Beijing good, Trump bad: lessons from James A. Millward

Before the fall: a 1988 Soviet stamp commemorating Marx

On Tuesday we pondered the fact that Karl Marx, who would have turned 200 on May 5, has been getting awfully positive press lately in the Western media. We cited a recent New York Times op-ed whose author, a philosopher named Jason Barker, looked forward breathlessly to a golden future time when some government actually puts Marx’s ideas into practice – as if most of the large-scale human tragedies of the last century weren’t a result of precisely such efforts.

Barker’s piece, as it happens, was nothing new for the Times, which during the last year or so has been using the hundredth anniversary of the Russian Revolution as an excuse to regularly run op-eds that put a pretty face on Soviet Communism.  It has been difficult, indeed, not to conclude that the Gray Lady, in her dotage, seems to be going through a period of nostalgia for the grand old days of that master apologist and Pulitzer winner Walter Duranty

James A. Millward

Although it didn’t mention Marx, another recent Times op-ed took as blinkered a look at Marxism as Barker’s. On the very day before Marx’s birthday, China scholar James A. Millward (who teaches in the school of Foreign Service at Georgetown University) celebrated China’s current “One Belt, One Road” initiative, which involves the development of “highways and a string of new ports, from the South China Sea through the Indian Ocean to Africa and the Mediterranean,” on a scale that surpasses “even the imagination of a sci-fi writer.” Breathlessly, Millward cheered “China’s economic progress over the past century,” noting that it had lifted “hundreds of millions of Chinese out of poverty.” One might have expected Millward to acknowledge that the same government that lifted hundreds of millions of its people out of poverty also murdered a similar number of its people. But presumably Millward didn’t consider this little detail revelant to his topic.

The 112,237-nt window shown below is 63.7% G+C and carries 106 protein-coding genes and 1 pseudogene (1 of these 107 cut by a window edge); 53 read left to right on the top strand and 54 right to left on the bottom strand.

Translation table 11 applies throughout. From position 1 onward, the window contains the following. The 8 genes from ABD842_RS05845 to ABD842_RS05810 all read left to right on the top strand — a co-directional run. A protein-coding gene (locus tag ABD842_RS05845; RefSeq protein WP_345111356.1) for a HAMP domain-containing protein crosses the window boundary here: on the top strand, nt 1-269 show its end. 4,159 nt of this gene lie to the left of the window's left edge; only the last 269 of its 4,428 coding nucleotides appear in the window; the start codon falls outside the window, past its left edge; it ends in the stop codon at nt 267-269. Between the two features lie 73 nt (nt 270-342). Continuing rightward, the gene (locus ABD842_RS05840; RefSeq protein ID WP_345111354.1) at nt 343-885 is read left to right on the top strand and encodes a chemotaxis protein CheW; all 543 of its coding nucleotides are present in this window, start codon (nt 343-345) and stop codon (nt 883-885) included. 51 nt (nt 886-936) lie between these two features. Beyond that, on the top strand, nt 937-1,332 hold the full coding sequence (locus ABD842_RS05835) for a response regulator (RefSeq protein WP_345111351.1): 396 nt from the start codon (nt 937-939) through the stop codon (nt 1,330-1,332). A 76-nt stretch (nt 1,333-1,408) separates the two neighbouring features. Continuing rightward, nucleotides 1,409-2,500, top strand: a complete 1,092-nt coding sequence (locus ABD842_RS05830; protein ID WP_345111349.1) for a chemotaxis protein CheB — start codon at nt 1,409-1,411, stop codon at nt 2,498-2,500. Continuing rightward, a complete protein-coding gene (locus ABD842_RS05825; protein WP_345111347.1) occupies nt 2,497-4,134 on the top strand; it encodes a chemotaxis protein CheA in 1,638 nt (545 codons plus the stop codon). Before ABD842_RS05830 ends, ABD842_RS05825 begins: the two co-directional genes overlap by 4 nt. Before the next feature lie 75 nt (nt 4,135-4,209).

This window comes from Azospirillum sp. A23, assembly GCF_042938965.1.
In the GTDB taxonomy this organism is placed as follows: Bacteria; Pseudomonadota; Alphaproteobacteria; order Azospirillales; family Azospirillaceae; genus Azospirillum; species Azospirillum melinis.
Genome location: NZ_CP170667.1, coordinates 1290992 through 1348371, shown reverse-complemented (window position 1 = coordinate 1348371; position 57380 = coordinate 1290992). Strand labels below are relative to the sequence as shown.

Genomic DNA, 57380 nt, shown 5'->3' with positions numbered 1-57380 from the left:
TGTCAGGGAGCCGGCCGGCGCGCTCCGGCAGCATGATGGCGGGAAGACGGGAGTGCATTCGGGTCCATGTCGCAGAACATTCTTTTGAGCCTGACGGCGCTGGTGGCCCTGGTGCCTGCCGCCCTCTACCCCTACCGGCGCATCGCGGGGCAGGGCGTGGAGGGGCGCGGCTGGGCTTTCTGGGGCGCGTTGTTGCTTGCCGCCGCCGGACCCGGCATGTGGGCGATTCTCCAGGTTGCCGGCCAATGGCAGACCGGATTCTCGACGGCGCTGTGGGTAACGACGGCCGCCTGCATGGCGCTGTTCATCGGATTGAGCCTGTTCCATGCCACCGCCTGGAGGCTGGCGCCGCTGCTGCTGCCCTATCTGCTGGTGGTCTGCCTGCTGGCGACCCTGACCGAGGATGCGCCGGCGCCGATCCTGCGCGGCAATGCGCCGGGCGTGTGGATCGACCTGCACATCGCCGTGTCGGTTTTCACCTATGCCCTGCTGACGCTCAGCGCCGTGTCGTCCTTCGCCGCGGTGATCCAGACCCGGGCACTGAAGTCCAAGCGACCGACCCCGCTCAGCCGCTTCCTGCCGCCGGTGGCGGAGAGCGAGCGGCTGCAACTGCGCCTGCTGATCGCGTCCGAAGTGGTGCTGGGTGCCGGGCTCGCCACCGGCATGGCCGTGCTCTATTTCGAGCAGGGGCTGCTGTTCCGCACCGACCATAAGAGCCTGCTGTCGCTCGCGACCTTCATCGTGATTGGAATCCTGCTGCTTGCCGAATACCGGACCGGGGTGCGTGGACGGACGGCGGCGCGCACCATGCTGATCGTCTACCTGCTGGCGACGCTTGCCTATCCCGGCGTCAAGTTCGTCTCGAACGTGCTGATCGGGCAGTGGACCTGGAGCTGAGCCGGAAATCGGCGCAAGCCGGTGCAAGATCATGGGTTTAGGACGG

Mao Zedong

Yes, Millward did admit in passing that China is flexing its muscles and challenging U.S. global dominance. “To the cynical,” he stated, the cultural elements of the One Belt, One Road program are “just so much propagandistic treacle.” But he wasn’t about to be cynical. China, he argued, “is stepping up to be a global good citizen concerned about the economic well-being of its neighbors.” One Belt, One Road “invests China’s prestige in a globalist message that sounds all the right notes – peace, multicultural tolerance, mutual prosperity – and that rhetoric sets standards by which to hold China accountable.” Millward contrasted this sweetness and light with – what else? – “the protectionism and xenophobia displayed by President Trump and emerging nationalistic ideologies in Europe, India and elsewhere.” Yes, that’s right: Millward favorably compared a Communist regime to the democratic governments of the U.S., India, and various European countries that are too “nationalistic” for his tastes. Yet even as Millward provided Xi and his henchmen in Beijing with this terrific piece of free P.R., he omitted to so much as mention the word “Communism.”